Book Reviews of Storyteller's Daughter

Storyteller's Daughter
Storyteller's Daughter
Author: Saira Shah
ISBN-13: 9780375415319
ISBN-10: 0375415319
Publication Date: 9/16/2003
Pages: 272
  • Currently 3.8/5 Stars.

3.8 stars, based on 12 ratings
Publisher: Knopf
Book Type: Hardcover
Reviews: Amazon | Write a Review

7 Book Reviews submitted by our Members...sorted by voted most helpful

reviewed Storyteller's Daughter on + 663 more book reviews
Helpful Score: 2
Born in England and raised on her father's fantastic stories of an Afghanistan she had never known, Shah spends her adult life searching for a mythic place of beauty. "Any Western adult might have told me that this was an exile's tale of a lost Eden: the place you dream about, to which you can never return. But even then, I wasn't going to accept that." What she finds is a place ravaged by decades of war, poverty and, later, religious puritanism. Shah first visits Afghanistan in 1986 as a war correspondent at the remarkable age of 21 and later returns as the documentary producer of Beneath the Veil, an expos of life under the Taliban that predated the national interest in the embattled country. Her journey forces her to reconcile the vast disparities between fact and fiction, the world she has pieced together from her father's tales and the reality she glimpses from behind the grille of the Taliban-imposed burqa. Shah weaves legends and traditional sayings into her text, lending a greater context to her expectations and experiences. She also offers a piecemeal history of Afghanistan to accompany the accounts of her travels, but for readers unfamiliar with the many years of political tumult Afghanistan has suffered, the history may not be thorough enough. Most compelling are the characters she encounters and their indomitable spirit, including a woman with 10 children who asks her about a "magic" pill to prevent pregnancy, and her husband, whose intense machismo is not enough to save him from the war.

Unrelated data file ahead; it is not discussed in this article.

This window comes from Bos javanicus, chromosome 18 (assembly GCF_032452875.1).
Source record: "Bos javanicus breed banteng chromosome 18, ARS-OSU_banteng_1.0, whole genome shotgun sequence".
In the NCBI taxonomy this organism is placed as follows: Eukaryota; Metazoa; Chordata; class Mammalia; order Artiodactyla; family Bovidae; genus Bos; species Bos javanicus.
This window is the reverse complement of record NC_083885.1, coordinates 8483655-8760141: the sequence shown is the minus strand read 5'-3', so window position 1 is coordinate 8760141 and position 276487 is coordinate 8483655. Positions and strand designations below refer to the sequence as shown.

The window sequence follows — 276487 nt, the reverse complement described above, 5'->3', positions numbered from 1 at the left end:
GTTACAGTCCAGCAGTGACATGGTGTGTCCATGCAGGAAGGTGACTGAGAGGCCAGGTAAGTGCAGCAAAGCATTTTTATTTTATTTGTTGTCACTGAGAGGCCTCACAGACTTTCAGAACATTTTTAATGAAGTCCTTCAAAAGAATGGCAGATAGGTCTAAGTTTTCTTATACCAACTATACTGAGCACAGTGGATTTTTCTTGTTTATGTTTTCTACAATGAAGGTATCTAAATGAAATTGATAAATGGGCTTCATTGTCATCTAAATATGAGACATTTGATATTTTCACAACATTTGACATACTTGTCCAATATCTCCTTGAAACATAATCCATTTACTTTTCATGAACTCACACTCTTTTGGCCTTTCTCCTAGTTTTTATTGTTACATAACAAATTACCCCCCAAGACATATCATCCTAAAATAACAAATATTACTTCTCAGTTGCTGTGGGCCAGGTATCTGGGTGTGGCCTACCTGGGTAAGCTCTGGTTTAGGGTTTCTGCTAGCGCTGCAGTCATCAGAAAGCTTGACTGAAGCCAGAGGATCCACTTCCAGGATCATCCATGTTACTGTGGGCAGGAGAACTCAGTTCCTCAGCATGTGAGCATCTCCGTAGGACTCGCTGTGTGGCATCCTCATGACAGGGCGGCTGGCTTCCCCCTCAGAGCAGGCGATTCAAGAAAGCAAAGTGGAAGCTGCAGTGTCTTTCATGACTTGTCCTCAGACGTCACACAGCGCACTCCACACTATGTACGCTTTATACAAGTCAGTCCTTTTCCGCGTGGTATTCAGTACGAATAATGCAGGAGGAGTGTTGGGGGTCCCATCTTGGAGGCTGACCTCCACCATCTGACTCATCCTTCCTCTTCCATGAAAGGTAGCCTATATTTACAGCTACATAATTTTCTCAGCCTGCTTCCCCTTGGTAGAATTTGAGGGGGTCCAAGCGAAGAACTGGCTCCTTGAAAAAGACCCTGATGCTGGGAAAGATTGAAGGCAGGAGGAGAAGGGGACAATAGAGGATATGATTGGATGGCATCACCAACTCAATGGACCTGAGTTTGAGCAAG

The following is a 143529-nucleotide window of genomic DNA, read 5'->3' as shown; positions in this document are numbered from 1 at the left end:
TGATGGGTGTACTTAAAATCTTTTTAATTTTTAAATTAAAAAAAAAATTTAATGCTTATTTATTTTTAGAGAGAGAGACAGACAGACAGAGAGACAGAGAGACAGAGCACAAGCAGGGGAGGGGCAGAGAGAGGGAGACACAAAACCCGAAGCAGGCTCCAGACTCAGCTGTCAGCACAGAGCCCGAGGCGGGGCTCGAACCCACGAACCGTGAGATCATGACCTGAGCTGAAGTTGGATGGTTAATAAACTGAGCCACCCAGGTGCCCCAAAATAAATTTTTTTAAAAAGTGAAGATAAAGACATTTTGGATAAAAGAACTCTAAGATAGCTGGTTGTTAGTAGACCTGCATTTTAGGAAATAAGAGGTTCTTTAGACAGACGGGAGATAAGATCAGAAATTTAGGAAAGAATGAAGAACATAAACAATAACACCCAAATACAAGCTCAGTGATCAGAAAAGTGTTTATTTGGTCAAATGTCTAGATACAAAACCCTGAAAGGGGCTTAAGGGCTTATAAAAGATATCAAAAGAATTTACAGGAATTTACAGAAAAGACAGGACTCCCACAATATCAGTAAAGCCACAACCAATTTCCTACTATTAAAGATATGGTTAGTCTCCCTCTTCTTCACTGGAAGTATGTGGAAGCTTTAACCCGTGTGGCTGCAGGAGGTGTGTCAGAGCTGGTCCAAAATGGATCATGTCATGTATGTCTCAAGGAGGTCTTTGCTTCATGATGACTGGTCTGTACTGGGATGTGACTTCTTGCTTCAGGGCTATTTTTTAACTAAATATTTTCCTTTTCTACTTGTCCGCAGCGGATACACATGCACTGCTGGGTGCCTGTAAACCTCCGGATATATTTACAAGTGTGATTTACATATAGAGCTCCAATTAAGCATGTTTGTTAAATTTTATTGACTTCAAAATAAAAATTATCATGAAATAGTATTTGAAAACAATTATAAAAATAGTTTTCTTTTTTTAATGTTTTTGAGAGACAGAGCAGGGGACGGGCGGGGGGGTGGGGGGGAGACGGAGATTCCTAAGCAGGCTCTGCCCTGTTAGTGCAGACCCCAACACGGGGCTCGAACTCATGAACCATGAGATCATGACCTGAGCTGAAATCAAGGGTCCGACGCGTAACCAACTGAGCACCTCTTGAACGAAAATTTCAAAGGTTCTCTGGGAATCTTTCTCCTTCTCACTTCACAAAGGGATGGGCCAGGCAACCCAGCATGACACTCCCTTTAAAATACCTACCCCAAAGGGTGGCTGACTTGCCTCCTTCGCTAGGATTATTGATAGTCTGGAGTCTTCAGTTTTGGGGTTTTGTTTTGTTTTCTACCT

reviewed Storyteller's Daughter on + 342 more book reviews
Helpful Score: 1
This is not really a good review because I could not listen to the whole book, probably not much beyond the second disk, if that far. I was bored to death, didn't like the reader's voice or tone, and I was not alone in this opinion. But perhaps just this little info helps...perhaps not.
reviewed Storyteller's Daughter on
Helpful Score: 1
Great story and a fascinating perspective on Afghanistan.
reviewed Storyteller's Daughter on + 12 more book reviews
From the documentarian who brought us "Beneath the Veil," this is a stunning tale of Afghanistan before and after the Taliban.
reviewed Storyteller's Daughter on + 21 more book reviews
This is a really great read about a journalist's return to her homeland of Afghanistan. Her remarkable trip is desciribed vividly. I really enjoyed learning about the culture through her eyes as a returning woman who must go to extremes to see her country safely.
reviewed Storyteller's Daughter on + 410 more book reviews
I'm not sure exactly why, but I lost interest halfway through. It's interesting, good writing, but something just didn't hold my interest...
reviewed Storyteller's Daughter on + 278 more book reviews
The vivid, often startling memoir of a young woman shaped by two dramatically disparate worlds. Saira Shah is the English-born daughter of an Afghan aristocrat, inspired by his dazzling stories to rediscover the now lost life their forebears presided over for nine hundred years within sight of the minarets and lush gardens of Kabul and the snow-topped mountains of the Hindu Kush. Part sophisticated, sensitive Western liberal, part fearless, passionate Afghan, falling in love with her ancestral mythchasing AfghanistanShah becomes, at twenty-one, a correspondent at the front of the war between the Soviets and the Afghan resistance. Then, imprisoning herself in a burqa, she risks her life to film Beneath the Veil, her acclaimed record of the devastation of womens lives by the Taliban. Discovering her extended family, discovering a world of intense family ritual, of community, of male primacy, of arranged marriages, and finding at last the now war-ravaged family seat, she discovers as well what she wants and what she rejects of her extraordinary heritage.